Deficit is down by a third and will continue to drop with the OBR forecasting a small surplus in 2018-2019. Unemployment continues to fall with Britain now having higher employment rates than the US for the first time in 35 years.
Britain is now the fastest growing advanced economy ahead of Germany, Japan and US with the largest reduction in deficit. Despite all of this, growth is much slower than we have historically enjoyed and we remain with a debt hangover which is forecast to remain with us until 2018. Osborne reminded us that austerity grinds on .
All of this, both positive and negative, is good news for the M&A industry and anyone looking to buy or sell a business. In the second half of 2013 M&A deal values and volumes returned to their strongest level since Lehman Brothers collapsed in September 2008 causing a global economic crisis. This growth has continued apace into 2014, especially in the mid-range and is set to intensify fuelled by the economic growth.
The positive aspects of the recovery have an obvious impact on accelerated M&A activity. The business community feels happier about the world with economic growth becoming a reality and no longer mere green shoots. In a survey recently conducted by Avondale 67% said that they were in growth mode rather than survival. 20% considered acquisition as their key route to growth and 33% were considering an acquisition in the next 2 years.
Finance was a key issue in the crisis. Funding challenges have now eased with bullish forecasts and continuing growth. Interest rates are also at an all time low meaning that acquisitions are easier and cheaper to fund. Many trade and financial organisations have high levels of cash in their balance sheets leaving large sums of money available for acquisitions.
Confidence in the Eurozone is returning, with consumer confidence at the highest levels since 2007. The Eurozone economy registered its strongest growth levels since the first half of 2011 according to the March 2014 purchasing managers index (PMI). This will attract cash rich international buyers that may have previously been reticent to invest in the UK and the rest of Europe due to economic instability.
The negative, slow pace of the recovery ironically has a positive impact on M&A. In a slow economy, organic growth is difficult and there tends to be pressure on margins. This means that business leaders have to find new methods to create and accelerate shareholder value. Acquisitions bringing economies of scale and synergy provide this. Acquisitions deliver the opportunity to gain new products, market entry and skills whilst decreasing reliance on diminishing legacy revenues.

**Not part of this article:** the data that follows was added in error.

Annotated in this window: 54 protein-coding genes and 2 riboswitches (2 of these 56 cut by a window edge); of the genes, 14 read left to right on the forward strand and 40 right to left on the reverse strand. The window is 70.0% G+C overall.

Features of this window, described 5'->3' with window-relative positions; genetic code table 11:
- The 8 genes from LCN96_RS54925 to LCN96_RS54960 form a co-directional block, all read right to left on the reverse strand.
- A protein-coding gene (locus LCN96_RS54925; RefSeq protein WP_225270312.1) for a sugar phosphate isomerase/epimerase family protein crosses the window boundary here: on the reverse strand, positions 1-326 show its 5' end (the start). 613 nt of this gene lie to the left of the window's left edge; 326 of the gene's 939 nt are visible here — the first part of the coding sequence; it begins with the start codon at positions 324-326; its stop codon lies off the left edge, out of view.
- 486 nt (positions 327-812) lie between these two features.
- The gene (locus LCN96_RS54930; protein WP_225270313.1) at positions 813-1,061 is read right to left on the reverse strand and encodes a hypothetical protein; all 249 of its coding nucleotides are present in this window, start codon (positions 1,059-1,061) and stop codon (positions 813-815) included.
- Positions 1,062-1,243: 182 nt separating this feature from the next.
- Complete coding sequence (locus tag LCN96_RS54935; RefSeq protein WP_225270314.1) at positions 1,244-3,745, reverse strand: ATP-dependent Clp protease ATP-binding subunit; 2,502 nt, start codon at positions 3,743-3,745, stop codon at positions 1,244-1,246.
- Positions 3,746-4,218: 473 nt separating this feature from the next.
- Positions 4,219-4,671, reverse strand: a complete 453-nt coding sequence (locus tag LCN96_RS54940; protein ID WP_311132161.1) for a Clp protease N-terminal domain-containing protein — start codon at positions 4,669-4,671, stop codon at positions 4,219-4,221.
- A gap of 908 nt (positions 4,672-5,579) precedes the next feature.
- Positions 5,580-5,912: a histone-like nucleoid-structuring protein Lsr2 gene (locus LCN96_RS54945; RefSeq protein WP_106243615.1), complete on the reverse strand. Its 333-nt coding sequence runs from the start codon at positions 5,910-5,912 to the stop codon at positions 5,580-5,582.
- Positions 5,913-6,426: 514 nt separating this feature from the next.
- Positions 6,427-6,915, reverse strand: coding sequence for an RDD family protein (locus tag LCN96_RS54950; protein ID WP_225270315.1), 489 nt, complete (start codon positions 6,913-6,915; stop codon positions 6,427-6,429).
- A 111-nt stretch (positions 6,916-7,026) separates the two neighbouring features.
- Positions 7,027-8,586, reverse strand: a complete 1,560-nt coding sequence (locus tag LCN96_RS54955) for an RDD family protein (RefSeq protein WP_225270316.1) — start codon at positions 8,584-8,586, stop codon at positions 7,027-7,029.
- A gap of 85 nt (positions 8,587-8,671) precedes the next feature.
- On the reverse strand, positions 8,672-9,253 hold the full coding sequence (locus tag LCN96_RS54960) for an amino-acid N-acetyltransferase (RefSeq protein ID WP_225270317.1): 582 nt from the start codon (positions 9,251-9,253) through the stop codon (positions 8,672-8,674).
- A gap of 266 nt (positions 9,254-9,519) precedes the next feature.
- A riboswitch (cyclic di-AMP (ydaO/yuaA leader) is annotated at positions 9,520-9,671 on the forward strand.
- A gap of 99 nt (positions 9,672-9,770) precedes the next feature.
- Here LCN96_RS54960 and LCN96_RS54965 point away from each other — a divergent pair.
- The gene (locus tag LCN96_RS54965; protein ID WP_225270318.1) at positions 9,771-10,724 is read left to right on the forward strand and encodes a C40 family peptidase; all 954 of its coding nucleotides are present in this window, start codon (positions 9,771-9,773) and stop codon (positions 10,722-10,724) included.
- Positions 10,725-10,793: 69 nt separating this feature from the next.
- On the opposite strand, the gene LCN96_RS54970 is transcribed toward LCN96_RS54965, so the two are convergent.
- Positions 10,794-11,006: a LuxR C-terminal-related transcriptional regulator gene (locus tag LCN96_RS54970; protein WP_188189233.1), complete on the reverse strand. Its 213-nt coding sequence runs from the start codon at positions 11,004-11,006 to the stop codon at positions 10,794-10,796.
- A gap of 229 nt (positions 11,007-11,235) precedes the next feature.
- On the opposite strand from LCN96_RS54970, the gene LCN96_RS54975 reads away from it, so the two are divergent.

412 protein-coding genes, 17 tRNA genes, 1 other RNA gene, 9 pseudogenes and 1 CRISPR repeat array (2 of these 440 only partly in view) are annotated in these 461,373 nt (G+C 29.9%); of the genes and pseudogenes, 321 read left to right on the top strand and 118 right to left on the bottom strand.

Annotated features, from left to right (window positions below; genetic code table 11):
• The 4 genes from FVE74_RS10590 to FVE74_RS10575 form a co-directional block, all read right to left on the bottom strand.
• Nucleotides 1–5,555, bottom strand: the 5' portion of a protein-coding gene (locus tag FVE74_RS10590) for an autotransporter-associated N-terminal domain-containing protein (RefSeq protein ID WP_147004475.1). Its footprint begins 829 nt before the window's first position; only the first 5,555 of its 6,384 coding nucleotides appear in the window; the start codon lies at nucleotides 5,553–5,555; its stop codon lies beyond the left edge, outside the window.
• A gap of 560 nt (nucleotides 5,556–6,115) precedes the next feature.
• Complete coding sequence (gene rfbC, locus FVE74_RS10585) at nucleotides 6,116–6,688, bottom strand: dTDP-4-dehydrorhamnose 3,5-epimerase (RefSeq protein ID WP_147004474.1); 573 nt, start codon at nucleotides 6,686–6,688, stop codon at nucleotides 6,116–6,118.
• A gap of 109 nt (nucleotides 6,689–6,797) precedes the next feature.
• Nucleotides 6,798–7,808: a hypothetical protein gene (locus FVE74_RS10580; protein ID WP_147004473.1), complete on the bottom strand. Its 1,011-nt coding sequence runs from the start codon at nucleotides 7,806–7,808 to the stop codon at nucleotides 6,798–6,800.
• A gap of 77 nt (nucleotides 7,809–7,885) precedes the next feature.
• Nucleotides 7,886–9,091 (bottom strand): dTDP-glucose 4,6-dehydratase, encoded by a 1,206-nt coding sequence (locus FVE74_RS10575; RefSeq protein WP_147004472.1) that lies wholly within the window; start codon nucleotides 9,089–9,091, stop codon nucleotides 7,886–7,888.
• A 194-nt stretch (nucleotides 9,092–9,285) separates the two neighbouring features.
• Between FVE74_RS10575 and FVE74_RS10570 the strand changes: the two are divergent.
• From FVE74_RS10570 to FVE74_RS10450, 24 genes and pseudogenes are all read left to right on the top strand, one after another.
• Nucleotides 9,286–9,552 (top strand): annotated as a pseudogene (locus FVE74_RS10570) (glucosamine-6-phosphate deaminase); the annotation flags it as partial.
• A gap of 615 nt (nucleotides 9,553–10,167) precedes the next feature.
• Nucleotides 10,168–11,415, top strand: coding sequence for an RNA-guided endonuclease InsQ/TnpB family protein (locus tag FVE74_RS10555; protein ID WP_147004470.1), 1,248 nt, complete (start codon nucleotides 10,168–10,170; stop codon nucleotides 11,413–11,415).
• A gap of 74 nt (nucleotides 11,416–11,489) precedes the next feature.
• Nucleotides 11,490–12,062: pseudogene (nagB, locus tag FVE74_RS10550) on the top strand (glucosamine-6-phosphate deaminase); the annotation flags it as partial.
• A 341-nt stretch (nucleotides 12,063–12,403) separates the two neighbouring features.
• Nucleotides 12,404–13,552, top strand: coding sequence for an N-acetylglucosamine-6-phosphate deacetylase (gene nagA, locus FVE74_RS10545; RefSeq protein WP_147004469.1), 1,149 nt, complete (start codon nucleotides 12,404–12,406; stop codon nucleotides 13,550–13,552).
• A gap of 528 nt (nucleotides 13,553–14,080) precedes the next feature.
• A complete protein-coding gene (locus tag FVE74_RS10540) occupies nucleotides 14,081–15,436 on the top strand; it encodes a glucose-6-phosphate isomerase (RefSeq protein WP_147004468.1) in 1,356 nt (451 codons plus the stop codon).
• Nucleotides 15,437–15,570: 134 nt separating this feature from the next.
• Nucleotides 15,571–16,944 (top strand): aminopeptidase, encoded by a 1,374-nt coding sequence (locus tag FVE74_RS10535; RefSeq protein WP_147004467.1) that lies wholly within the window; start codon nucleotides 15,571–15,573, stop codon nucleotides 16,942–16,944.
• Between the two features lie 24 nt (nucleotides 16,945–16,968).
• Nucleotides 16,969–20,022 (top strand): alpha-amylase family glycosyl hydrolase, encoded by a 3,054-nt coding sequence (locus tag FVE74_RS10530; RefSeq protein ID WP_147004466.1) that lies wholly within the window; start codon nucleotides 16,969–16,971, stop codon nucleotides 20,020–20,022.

The increase in M&A activity is good news for all sectors but, as always, there will be hot spots. As a direct impact of the recent budget, the asset management sector is set to become a key area of consolidation. It is estimated that as much as 15b a year could end up in the mutual fund industry after the government announced that pensioners would be able to take greater sums from their pension and spend as they wish rather than having to purchase annuities. Its estimated that 70% of private wealth belongs to those that are set to retire in the next 10 years. (Note that these retiring baby boomers will have delayed selling during the economic crisis will now be seeking to exit adding to the expanding M&A industry).
Assuming that they are not all going to rush out and buy Lamborghinis, this will undoubtedly have an impact on the fund management industry. The budget news boosted share prices in fund managers on the day and could render Asset Management companies, particularly those with a UK focus, as attractive takeover targets.
Some industry sectors are slimming down to focus on their core activities and divesting subsidiaries that may be detracting from their key revenue generating areas. Financial Services is a key example, think of RBS” planned sale of Citizens, their US retail banking arm. Reuters have forecast a 30% rise in global deal values in Financial Services.
TMT (Technology, Media & Telecoms) are another hot bed of M&A activity. Statistics from MergerMarket show a 54% growth last year in global deals, to more than 300m, the highest since 2006. This has been driven by ongoing innovation, new products and technology, particularly those supporting cloud, security and telecoms.
Construction is seen as another key area with growth faster than it has been for 8 years. M&A activity doubled in 2013 in construction and related sectors and is set to further increase. This has been fuelled by the general economic outlook but also Government schemes such as Help to Buy.
Whatever the sector, M&A activity has visibly increased, the pace of which is set to intensify. Smart business leaders will look to M&A as a route to growth or lucrative exit.
Kevin Uphill is chairman at Avondale